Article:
It’s a deep hole, so raise the bit a few times while drilling to clear the chips.
Wired For Sound – Bottle Cap Tambourine
Now’s a good time to cut the four wires that will hold the zils. Wire coat hangers fit the bill perfectly; they’re stiff and will resist wear for years to come.
Shaping The Bottle Cap Tambourine Frame
Cut out the slots with a scroll saw or coping saw. Take your time and make the straight lines as straight as you can. Then make the outside cuts. I find it best to leave some waste wood around the outside curves and clean it up later with sanders.
A Sandy Dandy Super Duper Bottle Cap Tambourine
When you cut these out, leave a little extra meat on the outer curves. Then sand or file to the line for a nice, smooth contour. If you have the luxury of power sanders, this step is effortless.
After sanding all the edges and curves, remove the paper pattern and sand the faces as needed.
Rout A Roundover Over At The Router Table
For comfort and visual appeal, all edges should be treated with a bearing guided, 1/4” radius roundover bit. The easiest and safest way to do this is with a table mounted router. Alternatively, a handheld trim router can be used in conjunction with a good gripping router mat, such as this one from Rockler. Sans router, you can always sand the edges round (but it’ll be a lot more effort).
Wear eye and hearing protection and watch those fingers! Workshop injuries are music to no one’s ears. For safety’s sake, let’s touch up on the basics of feed direction.
Router Feed Direction – Safely Round Over The Bottle Cap Tambourine
If you’re new to routing, feed direction may not be intuitive. Take a moment to wrap your head around it before proceeding. Basically, imagine which direction the bit wants to throw the workpiece and feed so that the workpiece travels along the bit in the opposite direction (so that you’re fighting the bit’s momentum).
With a table-mounted router, the bit rotates counter-clockwise (when viewed from above). That is, the edge nearest you is moving towards the right. So any wood fed across the edge of the bit closest to you should be traveling right to left (against the rotation of the bit). When using the far side of the bit, it’s left to right. Right side of the bit, move the wood towards you. And left side: away.
One final note: When routing the outside perimeter on a router table, it’s generally safer to rotate the workpiece – keeping it between you and the bit – than to guide it all the way around the bit. For the inside edges, it’s OK to move the piece in a circle around the bit.
Finishing The Bottle Cap Tambourine Frame
Use whatever finishing method you prefer. If you’re using nice wood or stain, you may opt for a clear coat. I prefer to make my bottle cap tambourines out of pine and paint them bold colors for a glossy, almost plastic-like appearance. My finishing process begins with a coat of gray primer.
Silky Smooth Bottle Cap Tambourine
Once the primer has dried, lightly sand with a fine grit sanding sponge to remove the rough, raised-grain texture caused by the first coat of paint (it doesn’t take much), then remove the dust with a tack cloth. This is partly why my first coat is gray primer: the same sanding sponge and tack cloth can be used for the entire batch without cross contamination.
Unlike the first round of sanding, this should only take a minute (maybe less). And it makes a huge difference to the final results; so don’t get lazy on me now!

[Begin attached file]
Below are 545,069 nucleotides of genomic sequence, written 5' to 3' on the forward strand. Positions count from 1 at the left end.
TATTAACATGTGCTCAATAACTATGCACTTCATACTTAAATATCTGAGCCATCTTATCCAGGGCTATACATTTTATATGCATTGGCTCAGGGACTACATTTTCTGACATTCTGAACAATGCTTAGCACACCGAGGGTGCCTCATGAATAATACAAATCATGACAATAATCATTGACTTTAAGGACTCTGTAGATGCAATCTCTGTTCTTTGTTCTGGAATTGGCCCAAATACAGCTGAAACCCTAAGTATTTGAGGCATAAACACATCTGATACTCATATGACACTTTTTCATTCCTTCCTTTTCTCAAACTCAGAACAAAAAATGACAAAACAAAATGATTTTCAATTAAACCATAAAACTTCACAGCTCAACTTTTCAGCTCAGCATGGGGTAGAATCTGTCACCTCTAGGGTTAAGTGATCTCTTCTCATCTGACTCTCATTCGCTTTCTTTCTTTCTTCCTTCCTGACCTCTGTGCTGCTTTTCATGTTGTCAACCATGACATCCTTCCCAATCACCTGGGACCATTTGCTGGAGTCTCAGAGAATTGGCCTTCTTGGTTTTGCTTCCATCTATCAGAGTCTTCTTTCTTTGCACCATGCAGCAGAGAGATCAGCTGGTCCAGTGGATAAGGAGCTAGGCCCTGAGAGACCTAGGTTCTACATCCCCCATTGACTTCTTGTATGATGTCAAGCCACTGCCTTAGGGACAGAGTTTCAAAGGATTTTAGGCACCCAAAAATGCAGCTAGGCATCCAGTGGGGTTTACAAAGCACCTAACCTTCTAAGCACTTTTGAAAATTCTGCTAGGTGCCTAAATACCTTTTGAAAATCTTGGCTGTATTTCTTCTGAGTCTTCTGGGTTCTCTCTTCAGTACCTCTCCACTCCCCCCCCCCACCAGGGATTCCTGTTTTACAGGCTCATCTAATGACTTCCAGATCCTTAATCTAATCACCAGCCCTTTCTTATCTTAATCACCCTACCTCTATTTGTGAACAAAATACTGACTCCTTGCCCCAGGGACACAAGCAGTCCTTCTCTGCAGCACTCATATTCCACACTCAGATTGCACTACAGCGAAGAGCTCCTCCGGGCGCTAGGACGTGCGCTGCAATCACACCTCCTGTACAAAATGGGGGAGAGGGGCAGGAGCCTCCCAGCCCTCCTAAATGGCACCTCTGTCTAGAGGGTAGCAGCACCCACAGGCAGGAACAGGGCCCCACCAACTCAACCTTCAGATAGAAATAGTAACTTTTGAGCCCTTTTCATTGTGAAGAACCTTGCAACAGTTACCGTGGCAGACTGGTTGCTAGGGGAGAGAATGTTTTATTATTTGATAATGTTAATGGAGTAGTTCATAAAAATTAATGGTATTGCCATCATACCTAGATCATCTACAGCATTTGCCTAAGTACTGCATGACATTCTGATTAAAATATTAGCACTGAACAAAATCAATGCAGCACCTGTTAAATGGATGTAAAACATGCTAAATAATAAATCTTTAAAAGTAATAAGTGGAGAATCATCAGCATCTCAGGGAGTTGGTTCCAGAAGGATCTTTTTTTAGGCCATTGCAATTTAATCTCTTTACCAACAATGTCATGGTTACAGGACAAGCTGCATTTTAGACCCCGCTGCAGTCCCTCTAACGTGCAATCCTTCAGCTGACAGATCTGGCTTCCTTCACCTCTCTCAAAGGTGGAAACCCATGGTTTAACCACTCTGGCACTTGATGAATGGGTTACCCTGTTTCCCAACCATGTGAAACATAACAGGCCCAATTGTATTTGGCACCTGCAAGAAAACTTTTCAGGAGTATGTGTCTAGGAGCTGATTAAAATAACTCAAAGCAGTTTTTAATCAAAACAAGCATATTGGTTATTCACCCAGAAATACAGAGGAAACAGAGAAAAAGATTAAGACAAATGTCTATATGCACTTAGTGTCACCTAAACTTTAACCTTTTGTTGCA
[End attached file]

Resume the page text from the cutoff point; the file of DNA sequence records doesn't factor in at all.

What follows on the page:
I usually spray each side with two coats of the final color, allowing each coat to dry and alternating which face is up before applying the next.
Assembling The Bottle Cap Tambourine
There are two highly technical sounding configurations I use for the zils: “Insides together” and “outsides together”. Both have nice qualities and I generally go with half and half for a rich overall sound. You may be tempted to try peeling the rubber gaskets from the insides of the caps. Don’t waste your time; it’s not worth the effort.
Threading Zils On The Bottle Cap Tambourine.
Each section gets two stacked pairs of zils in the same configuration.
The Super Glue And Baking Soda Trick – Another Jingle In Your Arsenal
The era of my life that inspired this bottle cap tambourine design also allowed me to learn some interesting tricks from a seasoned luthier. Guitar techs use this trick to build up the grooves in a guitar nut when they wear and cause string buzz.
It creates a hard, translucent, plastic-like material that can be filed, drilled and used to fill small holes. Thickness can be built up quickly (in a way that epoxy can’t duplicate) and it’s useful for an amazingly diverse range of applications: I’m talking, of course, about the so-called “super glue and baking soda trick”!
Securing The Jingle Wires
To capture the jingle wires in place, we’re going to plug the open hole using regular/thin super glue and baking soda in alternating layers. Alternatively, you can glue in dowels or slivers of wood.
First, apply a couple drops of super glue, then sprinkle in baking soda until it’s saturated. Blow or brush off the excess and apply more glue. Completely saturate the baking soda from the previous coat (it’ll become translucent), plus a little extra glue. Repeat until you reach your target and give it a top coat of glue.
If you’re using this trick in an application where a smooth finish isn’t important, baking soda can be the top layer, allowing you to touch it immediately afterwards without getting stuck! Practice a couple times and you’ll be adding this trick to your repertoire. You’re welcome.
Bottle Cap Tambourine Touch-up
There’s one last step before shaking our groove thang: painting over the four filled holes. Spray a small puddle of paint into the can lid then dab a cotton swab to touch up the holes.
What This Song Needs Is More… Tambourine!
This project was inspired in the mid-90’s by two crude bottle cap tambourines a friend brought home from Africa. His were made by Kenyan locals from found, rusty bottle caps strung between the Y’s of small tree branches. I found them so endearing I ran with the idea and have made several batches over the years.
The unique design coupled with the charm of upcycled bottle caps has always gone over really well for me. From teetotalers to rock ‘n’ rollers, you’re sure to enjoy enthusiastic reception from anyone who can appreciate unusual, jingly, percussion instrument-y, doohickeys – such as a tambourine.
With the exception of there being no skin, this tambourine can be played pretty much just like any other. Jam on, my friend. Jam on. And save those caps.
In some of the above pictures you can see a red bottle cap tambourine I made several years ago for a video. You can watch that build in all its amusing action here (you may notice that I’ve tweaked a few aspects of the build since then):